KUALA LUMPUR: Malaysian palm oil futures closed higher on Wednesday, tracking strength in crude and rival edible oils, although talks of key buyer India weighing higher import duties partially dampened sentiment.
The benchmark palm oil contract for April delivery on the Bursa Malaysia Derivatives Exchange gained 73 ringgit, or 1.92%, to 3,868 ringgit ($897.24) a tonne.
The contract followed a rebound in overnight soyoil prices while higher crude oil prices attracted some bargain hunters, a Kuala Lumpur-based trader said.
Investors are currently looking at any improvement in demand ahead of the Islamic holy month of Ramadan, he added.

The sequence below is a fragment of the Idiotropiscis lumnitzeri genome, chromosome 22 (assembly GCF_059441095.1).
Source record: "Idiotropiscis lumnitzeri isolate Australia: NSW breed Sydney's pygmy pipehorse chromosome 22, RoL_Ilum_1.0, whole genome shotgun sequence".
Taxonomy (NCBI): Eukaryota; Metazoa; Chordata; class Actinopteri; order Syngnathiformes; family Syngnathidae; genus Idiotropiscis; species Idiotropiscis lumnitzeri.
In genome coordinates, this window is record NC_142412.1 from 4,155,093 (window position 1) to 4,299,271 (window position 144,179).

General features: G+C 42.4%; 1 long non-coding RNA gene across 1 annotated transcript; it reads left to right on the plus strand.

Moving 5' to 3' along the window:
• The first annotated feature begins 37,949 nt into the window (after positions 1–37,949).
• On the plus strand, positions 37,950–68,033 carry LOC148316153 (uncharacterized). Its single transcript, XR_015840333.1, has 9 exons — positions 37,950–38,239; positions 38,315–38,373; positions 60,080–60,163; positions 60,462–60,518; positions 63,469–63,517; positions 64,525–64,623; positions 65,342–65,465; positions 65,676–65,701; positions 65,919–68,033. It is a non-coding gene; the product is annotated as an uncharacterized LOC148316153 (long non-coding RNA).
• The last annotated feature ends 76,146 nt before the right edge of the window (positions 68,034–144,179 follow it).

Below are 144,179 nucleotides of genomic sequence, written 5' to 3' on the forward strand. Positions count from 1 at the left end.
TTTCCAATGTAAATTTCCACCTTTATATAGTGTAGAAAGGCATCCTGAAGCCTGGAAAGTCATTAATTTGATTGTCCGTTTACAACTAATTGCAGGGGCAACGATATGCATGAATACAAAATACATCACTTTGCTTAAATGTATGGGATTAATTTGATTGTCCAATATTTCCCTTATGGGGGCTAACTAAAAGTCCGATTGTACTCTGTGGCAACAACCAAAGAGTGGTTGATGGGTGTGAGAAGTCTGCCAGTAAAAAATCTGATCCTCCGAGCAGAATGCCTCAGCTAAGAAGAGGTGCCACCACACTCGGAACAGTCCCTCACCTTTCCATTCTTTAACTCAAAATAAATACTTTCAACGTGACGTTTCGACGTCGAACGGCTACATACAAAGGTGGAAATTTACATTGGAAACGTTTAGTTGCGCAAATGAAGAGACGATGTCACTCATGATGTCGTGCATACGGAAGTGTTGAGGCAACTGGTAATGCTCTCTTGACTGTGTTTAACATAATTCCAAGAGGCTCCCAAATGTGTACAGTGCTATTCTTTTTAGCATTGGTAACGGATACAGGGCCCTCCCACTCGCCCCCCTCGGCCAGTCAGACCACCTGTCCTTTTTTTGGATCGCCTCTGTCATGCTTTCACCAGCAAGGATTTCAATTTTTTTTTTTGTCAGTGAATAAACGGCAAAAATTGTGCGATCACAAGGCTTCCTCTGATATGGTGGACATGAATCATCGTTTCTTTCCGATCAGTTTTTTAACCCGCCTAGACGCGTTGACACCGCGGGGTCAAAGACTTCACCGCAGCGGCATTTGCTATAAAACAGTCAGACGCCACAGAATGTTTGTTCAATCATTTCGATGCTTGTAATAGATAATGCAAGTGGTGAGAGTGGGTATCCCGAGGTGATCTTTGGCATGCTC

Ramadan is anticipated to begin around March 2022. Importers typically stock up on the edible oil to prepare for the festivities.
India, the world’s largest edible oil buyer, may raise import tax on palm oil products in the upcoming budget as domestic farmers are ready to harvest their winter oilseed crops, traders said.
Dalian’s most-active soyoil contract rose 2.2%, while its palm oil contract gained 1%. Soyoil prices on the Chicago Board of Trade were up 1.3 percent.
Palm oil is affected by price movements in related oils as they compete for a share in the global vegetable oils market.
Oil prices extended early gains to rise around 1%, on optimism that the lifting of China’s strict COVID-19 curbs will lead to a recovery in fuel demand in the world’s top oil importer.
Stronger crude futures make palm a more attractive option as biodiesel feedstock.